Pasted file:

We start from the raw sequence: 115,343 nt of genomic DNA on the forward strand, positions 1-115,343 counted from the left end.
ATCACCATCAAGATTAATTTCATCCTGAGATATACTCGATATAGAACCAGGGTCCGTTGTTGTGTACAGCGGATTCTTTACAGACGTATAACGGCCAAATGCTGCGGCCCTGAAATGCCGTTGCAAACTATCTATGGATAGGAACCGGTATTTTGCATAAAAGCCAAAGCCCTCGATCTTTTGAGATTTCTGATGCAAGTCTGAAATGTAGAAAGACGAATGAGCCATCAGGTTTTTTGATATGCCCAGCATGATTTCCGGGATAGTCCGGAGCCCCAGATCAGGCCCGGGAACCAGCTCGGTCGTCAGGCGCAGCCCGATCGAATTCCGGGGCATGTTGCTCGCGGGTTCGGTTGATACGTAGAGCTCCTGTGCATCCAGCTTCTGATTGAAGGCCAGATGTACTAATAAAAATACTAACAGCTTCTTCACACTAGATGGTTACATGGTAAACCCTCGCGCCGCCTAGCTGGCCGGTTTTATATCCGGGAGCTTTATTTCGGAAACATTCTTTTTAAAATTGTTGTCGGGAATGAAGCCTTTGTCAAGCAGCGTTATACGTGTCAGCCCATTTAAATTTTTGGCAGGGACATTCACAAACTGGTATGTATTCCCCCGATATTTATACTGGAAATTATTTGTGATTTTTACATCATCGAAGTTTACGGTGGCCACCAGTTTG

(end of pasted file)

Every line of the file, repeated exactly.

We start from the raw sequence: 115,343 nt of genomic DNA on the forward strand, positions 1-115,343 counted from the left end.
ATCACCATCAAGATTAATTTCATCCTGAGATATACTCGATATAGAACCAGGGTCCGTTGTTGTGTACAGCGGATTCTTTACAGACGTATAACGGCCAAATGCTGCGGCCCTGAAATGCCGTTGCAAACTATCTATGGATAGGAACCGGTATTTTGCATAAAAGCCAAAGCCCTCGATCTTTTGAGATTTCTGATGCAAGTCTGAAATGTAGAAAGACGAATGAGCCATCAGGTTTTTTGATATGCCCAGCATGATTTCCGGGATAGTCCGGAGCCCCAGATCAGGCCCGGGAACCAGCTCGGTCGTCAGGCGCAGCCCGATCGAATTCCGGGGCATGTTGCTCGCGGGTTCGGTTGATACGTAGAGCTCCTGTGCATCCAGCTTCTGATTGAAGGCCAGATGTACTAATAAAAATACTAACAGCTTCTTCACACTAGATGGTTACATGGTAAACCCTCGCGCCGCCTAGCTGGCCGGTTTTATATCCGGGAGCTTTATTTCGGAAACATTCTTTTTAAAATTGTTGTCGGGAATGAAGCCTTTGTCAAGCAGCGTTATACGTGTCAGCCCATTTAAATTTTTGGCAGGGACATTCACAAACTGGTATGTATTCCCCCGATATTTATACTGGAAATTATTTGTGATTTTTACATCATCGAAGTTTACGGTGGCCACCAGTTTG